E-cigarette promotes breast carcinoma progression and lung metastasis: Macrophage-tumor cells crosstalk and the role of CCL5 and VCAM-1.

TitleE-cigarette promotes breast carcinoma progression and lung metastasis: Macrophage-tumor cells crosstalk and the role of CCL5 and VCAM-1.
Publication TypeJournal Article
Year of Publication2020
AuthorsPham, K, Huynh, D, Le, L, Delitto, D, Yang, L, Huang, J, Kang, Y, Steinberg, MB, Li, J, Zhang, L, Liu, D, Tang, M-S, Liu, C, Wang, H
JournalCancer Lett
Volume491
Pagination132-145
Date Published2020 10 28
ISSN1872-7980
KeywordsAnimals, Apoptosis, Breast Neoplasms, Cell Communication, Cell Movement, Cells, Cultured, Chemokine CCL5, Disease Progression, Electronic Nicotine Delivery Systems, Female, Humans, Lung Neoplasms, Mice, Mice, Inbred BALB C, Tumor Microenvironment, Tumor-Associated Macrophages, Vascular Cell Adhesion Molecule-1
Abstract

<p>Young women represent a target of E-cigarette (E-cig) companies, raising concern for potential connections with breast cancer (BC) that have not yet been elucidated. We hypothesized that E-cig promotes BC development and lung metastasis possibly through BC-monocyte/tumor-associated macrophage (TAM) crosstalk via CCL5 and V-CAM-1 axes. We demonstrated that E-cig promoted the infiltration of circulating monocytes in mammary fat pad (MFP) model. Furthermore, E-cig exposure significantly enhanced BC cell growth in MFP tumor and metastatic lung colonization; immunohistochemical stains illustrated the increase of TAMs infiltration, reduced BC cell apoptosis and increased proliferation index after E-cig exposure. In vitro studies show E-cig vapor condensate (EVC) treatment upregulated protein expressions of CCL5, V-CAM-1, and other pro-tumorigenic factors in BC cells. Mechanistically, co-culture system demonstrated both EVC and macrophages independently stimulated BC cell growth and the migration via CCL5/CCR1/CCR5 axis. During metastasis, E-Cig exposure stimulated BC cell survival via direct interaction with infiltrated macrophages, regulated by VCAM-1 and integrin αβ1. Our findings, for the first time, showed that E-cig promotes BC growth and metastasis. This study highlights the critical role of TAMs via CCL5 and VCAM-1 pathways in E-cig promoted BC tumor development.</p>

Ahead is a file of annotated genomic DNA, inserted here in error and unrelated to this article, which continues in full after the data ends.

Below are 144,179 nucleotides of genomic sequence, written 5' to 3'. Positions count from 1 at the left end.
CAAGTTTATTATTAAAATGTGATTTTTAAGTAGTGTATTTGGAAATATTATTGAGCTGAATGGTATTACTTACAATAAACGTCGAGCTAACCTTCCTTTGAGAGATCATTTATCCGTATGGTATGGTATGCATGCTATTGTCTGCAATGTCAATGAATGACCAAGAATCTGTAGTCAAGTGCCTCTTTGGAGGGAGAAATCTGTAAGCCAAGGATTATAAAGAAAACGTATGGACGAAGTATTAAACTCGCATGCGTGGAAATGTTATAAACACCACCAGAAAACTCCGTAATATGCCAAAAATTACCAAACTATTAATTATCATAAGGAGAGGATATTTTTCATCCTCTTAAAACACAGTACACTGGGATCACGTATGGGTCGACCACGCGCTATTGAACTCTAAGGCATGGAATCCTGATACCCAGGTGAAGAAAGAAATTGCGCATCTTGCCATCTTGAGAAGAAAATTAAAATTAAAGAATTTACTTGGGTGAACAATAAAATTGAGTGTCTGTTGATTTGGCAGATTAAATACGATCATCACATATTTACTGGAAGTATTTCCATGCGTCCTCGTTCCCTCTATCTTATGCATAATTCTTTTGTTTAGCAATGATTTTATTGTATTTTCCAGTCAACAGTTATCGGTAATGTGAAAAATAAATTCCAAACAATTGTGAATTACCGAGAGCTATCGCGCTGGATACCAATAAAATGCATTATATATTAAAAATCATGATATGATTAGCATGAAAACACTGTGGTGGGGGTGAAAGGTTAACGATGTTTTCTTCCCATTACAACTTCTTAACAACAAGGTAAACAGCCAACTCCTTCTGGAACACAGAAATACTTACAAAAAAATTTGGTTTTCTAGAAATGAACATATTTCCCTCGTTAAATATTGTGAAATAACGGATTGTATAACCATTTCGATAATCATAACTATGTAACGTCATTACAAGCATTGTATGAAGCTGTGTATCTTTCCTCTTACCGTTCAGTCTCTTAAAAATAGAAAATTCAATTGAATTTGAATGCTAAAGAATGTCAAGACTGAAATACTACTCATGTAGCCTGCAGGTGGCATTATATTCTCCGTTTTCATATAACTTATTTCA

DOI10.1016/j.canlet.2020.08.010
Alternate JournalCancer Lett
PubMed ID32829009
Grant ListR21 HL125018 / HL / NHLBI NIH HHS / United States